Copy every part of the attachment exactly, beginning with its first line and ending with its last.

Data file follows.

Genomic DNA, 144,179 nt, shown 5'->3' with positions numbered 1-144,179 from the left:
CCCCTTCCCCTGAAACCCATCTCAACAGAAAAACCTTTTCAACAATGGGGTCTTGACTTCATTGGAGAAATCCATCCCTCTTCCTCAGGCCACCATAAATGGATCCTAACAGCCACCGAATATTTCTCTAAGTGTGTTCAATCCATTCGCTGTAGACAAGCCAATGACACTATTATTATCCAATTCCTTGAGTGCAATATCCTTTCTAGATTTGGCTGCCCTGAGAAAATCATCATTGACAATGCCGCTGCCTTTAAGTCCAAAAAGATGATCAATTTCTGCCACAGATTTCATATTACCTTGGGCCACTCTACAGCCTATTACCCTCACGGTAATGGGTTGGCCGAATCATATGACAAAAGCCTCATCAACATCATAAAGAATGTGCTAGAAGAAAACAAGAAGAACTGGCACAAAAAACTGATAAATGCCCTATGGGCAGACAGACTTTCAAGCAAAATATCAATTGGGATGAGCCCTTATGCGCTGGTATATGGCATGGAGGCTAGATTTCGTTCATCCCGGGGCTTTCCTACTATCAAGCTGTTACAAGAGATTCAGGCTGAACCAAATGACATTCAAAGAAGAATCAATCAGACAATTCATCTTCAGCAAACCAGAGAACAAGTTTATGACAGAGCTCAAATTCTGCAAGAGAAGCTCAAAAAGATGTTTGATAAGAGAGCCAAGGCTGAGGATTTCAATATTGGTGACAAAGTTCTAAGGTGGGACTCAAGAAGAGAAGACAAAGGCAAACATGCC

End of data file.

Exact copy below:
Genomic DNA, 144,179 nt, shown 5'->3' with positions numbered 1-144,179 from the left:
CCCCTTCCCCTGAAACCCATCTCAACAGAAAAACCTTTTCAACAATGGGGTCTTGACTTCATTGGAGAAATCCATCCCTCTTCCTCAGGCCACCATAAATGGATCCTAACAGCCACCGAATATTTCTCTAAGTGTGTTCAATCCATTCGCTGTAGACAAGCCAATGACACTATTATTATCCAATTCCTTGAGTGCAATATCCTTTCTAGATTTGGCTGCCCTGAGAAAATCATCATTGACAATGCCGCTGCCTTTAAGTCCAAAAAGATGATCAATTTCTGCCACAGATTTCATATTACCTTGGGCCACTCTACAGCCTATTACCCTCACGGTAATGGGTTGGCCGAATCATATGACAAAAGCCTCATCAACATCATAAAGAATGTGCTAGAAGAAAACAAGAAGAACTGGCACAAAAAACTGATAAATGCCCTATGGGCAGACAGACTTTCAAGCAAAATATCAATTGGGATGAGCCCTTATGCGCTGGTATATGGCATGGAGGCTAGATTTCGTTCATCCCGGGGCTTTCCTACTATCAAGCTGTTACAAGAGATTCAGGCTGAACCAAATGACATTCAAAGAAGAATCAATCAGACAATTCATCTTCAGCAAACCAGAGAACAAGTTTATGACAGAGCTCAAATTCTGCAAGAGAAGCTCAAAAAGATGTTTGATAAGAGAGCCAAGGCTGAGGATTTCAATATTGGTGACAAAGTTCTAAGGTGGGACTCAAGAAGAGAAGACAAAGGCAAACATGCC